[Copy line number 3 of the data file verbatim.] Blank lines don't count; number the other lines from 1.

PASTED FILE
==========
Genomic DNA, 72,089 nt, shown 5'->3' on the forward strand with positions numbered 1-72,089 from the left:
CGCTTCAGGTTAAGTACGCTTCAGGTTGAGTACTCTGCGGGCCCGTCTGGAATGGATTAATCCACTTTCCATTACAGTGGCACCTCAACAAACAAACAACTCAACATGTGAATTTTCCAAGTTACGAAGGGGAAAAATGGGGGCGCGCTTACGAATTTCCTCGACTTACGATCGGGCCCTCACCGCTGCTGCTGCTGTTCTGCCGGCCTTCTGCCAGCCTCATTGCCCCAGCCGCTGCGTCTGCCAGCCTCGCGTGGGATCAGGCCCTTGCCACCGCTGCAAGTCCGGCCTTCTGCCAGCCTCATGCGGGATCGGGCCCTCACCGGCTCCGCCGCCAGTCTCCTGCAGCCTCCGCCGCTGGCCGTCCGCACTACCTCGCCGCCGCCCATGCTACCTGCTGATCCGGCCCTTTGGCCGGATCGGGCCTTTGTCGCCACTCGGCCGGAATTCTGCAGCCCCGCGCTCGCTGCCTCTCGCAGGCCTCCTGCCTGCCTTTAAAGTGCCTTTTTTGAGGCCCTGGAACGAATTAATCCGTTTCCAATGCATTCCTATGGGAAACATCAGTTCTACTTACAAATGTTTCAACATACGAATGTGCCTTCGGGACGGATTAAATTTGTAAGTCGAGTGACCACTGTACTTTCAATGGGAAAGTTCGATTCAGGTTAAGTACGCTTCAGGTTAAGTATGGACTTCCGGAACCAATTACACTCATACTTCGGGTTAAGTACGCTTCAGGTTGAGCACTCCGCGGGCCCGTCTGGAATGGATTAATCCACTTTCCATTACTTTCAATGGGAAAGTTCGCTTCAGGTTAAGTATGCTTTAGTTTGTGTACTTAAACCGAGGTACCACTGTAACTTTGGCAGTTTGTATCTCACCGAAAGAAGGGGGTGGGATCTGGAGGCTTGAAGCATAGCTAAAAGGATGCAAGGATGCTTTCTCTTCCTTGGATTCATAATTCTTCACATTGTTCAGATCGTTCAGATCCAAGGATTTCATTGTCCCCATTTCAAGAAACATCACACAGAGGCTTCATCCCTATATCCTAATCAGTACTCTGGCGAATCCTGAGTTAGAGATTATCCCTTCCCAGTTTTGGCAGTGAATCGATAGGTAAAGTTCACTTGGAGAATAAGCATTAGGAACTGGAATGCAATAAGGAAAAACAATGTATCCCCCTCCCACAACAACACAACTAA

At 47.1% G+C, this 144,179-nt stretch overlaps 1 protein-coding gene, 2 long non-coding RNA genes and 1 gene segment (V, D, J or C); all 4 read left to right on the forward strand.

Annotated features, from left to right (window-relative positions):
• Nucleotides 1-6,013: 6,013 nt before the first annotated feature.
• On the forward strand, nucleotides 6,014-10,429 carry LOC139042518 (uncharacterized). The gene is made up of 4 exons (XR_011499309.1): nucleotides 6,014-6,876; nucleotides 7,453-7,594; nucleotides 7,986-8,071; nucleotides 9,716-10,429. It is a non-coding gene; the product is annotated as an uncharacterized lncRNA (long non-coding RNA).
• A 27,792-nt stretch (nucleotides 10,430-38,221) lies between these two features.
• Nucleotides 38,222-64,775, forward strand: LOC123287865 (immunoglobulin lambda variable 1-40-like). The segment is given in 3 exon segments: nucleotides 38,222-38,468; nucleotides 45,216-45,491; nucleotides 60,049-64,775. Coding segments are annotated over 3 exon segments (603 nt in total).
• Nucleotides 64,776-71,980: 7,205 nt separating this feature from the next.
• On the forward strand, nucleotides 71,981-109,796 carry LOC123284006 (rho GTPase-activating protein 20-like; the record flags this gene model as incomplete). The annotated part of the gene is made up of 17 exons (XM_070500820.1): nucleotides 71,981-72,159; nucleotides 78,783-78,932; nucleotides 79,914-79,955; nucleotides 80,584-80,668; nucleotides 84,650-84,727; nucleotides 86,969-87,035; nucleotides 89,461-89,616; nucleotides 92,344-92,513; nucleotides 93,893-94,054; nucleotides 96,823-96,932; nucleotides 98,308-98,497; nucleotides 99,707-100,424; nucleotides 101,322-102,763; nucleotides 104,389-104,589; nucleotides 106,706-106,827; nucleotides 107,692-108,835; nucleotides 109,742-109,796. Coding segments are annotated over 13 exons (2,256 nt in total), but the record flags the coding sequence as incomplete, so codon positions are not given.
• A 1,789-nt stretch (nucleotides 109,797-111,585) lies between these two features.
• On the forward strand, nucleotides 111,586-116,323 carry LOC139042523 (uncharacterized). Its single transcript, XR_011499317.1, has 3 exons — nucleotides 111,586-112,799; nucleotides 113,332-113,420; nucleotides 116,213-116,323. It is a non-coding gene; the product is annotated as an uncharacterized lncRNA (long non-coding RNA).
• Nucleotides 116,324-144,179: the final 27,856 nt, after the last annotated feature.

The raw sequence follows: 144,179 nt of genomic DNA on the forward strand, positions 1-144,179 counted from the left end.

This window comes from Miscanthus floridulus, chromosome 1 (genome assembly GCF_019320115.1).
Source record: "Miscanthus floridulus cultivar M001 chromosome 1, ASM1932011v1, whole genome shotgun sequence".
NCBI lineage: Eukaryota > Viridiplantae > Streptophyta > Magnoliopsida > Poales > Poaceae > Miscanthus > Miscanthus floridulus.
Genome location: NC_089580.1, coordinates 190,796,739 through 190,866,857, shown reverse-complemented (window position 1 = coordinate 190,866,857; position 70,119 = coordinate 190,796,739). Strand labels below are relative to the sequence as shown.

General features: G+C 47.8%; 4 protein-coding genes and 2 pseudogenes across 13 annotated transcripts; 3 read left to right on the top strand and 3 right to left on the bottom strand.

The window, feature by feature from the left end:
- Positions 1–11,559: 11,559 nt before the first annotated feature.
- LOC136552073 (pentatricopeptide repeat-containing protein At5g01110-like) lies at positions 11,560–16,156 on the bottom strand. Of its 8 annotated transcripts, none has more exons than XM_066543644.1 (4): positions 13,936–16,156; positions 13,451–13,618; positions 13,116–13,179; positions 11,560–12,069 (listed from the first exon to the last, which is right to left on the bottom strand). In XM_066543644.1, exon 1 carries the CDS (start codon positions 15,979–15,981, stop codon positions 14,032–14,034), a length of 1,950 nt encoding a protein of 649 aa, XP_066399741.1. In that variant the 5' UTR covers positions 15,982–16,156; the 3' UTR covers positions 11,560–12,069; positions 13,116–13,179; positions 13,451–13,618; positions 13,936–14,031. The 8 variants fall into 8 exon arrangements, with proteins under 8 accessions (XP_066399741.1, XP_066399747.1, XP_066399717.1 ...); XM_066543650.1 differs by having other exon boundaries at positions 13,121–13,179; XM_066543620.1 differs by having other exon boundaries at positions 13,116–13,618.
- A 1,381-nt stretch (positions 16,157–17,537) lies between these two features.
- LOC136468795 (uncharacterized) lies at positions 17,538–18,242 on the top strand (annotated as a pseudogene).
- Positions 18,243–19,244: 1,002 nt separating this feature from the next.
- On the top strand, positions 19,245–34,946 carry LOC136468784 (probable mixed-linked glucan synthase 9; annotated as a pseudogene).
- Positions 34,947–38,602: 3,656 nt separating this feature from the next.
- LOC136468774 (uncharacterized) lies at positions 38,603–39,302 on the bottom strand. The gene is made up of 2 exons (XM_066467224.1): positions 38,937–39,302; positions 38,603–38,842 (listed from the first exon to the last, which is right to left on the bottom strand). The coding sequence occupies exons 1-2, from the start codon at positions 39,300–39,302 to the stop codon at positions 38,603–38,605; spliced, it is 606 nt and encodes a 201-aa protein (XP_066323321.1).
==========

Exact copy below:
At 47.1% G+C, this 144,179-nt stretch overlaps 1 protein-coding gene, 2 long non-coding RNA genes and 1 gene segment (V, D, J or C); all 4 read left to right on the forward strand.